This post is cross-posted from GetSFcba.

Perinatal HIV transmissions have dramatically declined in the U.S. and a framework for the elimination of perinatal HIV has been proposed by the Centers for Disease Control and Prevention (CDC). This public health success and the subsequent ambitious goal of further decreasing the number of infants born with HIV, is made possible through advances in science followed by rapid implementation by perinatal HIV stakeholders. Key interventions in the perinatal HIV prevention cascade include:

  • Routine prenatal HIV testing
  • Antiretroviral treatment for pregnant women living with HIV
  • Antiretroviral post-exposure prophylaxis (PEP) for infants exposed to HIV
  • Infant replacement feeding

For more on this topic, take a look at these slides and listen to this recording of a webinar on infant feeding and HIV, featuring providers from the US and Canada.

For many women living with HIV, learning about the recommendation against breastfeeding is a challenging part of adjusting to her HIV diagnosis and/or her pregnancy. Some women describe a grieving process around letting go of a dream or a family tradition of breastfeeding. As women living with HIV seek information online regarding HIV and breastfeeding, the websites and articles become confusing given the differing recommendations on infant feeding based on the availability of clean water and formula. With the WHO recommendation to exclusively breastfeed in the resource-limited setting, some women question why this is not a possibility for those in the U.S.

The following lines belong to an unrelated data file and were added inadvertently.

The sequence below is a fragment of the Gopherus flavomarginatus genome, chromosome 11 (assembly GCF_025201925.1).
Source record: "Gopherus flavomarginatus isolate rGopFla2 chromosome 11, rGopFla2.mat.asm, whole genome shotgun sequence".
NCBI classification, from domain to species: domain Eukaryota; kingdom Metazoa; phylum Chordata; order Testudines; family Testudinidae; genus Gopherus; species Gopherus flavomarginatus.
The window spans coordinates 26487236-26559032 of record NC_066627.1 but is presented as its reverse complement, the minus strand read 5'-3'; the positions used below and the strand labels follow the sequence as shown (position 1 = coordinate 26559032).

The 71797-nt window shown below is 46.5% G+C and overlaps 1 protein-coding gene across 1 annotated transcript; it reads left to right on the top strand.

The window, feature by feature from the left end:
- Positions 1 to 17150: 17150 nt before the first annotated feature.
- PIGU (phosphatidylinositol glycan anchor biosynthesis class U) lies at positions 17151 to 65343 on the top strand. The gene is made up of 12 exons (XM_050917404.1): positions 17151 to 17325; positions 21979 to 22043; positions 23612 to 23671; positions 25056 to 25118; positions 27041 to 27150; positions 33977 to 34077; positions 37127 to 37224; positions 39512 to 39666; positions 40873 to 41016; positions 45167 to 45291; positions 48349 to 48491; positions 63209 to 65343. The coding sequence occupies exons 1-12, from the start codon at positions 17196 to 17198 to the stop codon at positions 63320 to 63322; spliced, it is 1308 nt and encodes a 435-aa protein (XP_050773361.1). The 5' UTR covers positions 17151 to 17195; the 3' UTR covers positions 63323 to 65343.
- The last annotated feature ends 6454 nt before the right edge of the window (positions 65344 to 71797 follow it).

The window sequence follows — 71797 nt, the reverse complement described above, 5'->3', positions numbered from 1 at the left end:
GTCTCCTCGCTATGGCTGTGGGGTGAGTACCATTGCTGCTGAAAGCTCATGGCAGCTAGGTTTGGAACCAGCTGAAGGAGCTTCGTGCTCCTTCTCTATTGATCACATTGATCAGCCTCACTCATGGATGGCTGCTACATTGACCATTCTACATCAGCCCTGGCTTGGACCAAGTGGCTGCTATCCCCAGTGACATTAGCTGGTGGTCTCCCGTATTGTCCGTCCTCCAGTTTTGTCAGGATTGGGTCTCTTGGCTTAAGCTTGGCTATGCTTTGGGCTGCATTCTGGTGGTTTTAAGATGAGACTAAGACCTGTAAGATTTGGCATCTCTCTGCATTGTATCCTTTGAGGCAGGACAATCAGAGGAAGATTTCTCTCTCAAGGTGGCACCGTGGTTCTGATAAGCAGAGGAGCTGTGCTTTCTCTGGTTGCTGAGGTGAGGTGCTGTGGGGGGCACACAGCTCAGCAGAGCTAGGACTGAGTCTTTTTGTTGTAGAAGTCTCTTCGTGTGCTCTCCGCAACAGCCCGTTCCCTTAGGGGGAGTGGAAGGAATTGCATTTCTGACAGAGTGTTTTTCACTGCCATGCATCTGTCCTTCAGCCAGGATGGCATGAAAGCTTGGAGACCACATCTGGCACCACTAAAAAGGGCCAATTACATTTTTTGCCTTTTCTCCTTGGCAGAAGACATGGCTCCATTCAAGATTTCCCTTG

It is not uncommon for a pregnant woman living with HIV to have disclosed her HIV status to one or a few individuals but not all of her family members or community. In many cultures, not breastfeeding is essentially a HIV disclosure. Fear and stigma around her HIV disclosure can be a key factor in a woman’s consideration of breastfeeding. A woman’s fear of stigma from her provider for considering breastfeeding or for not disclosing can keep her from discussing this often paralyzing situation in advance.

Following discussions amongst women’s health experts and perinatal HIV providers, we explored a harm reduction model for broaching this difficult conversation with a goal to optimally engage women in care, particularly following delivery. A thoughtful reply from Canadian perinatal providers broadened the conversation and dialogue. We developed patient materials supporting women in bonding with their infant without breastfeeding as well as a review of their infant feeding options.

We’ll talk more in length about what the harm-reduction model entails and the options women living with HIV in the U.S. and Canada have when it comes to infant feeding. Join us on July 9, 2015 for a webinar during which perinatal and women’s health experts from the U.S. and Canada delve deeper into this topic.

Additional Resources:

Patient Materials

 

 

 

 

 

 

 

Shannon Weber is HIVE’s director, founder of PleasePrEPMe.org, a frequent love note writer, and mom to three teens.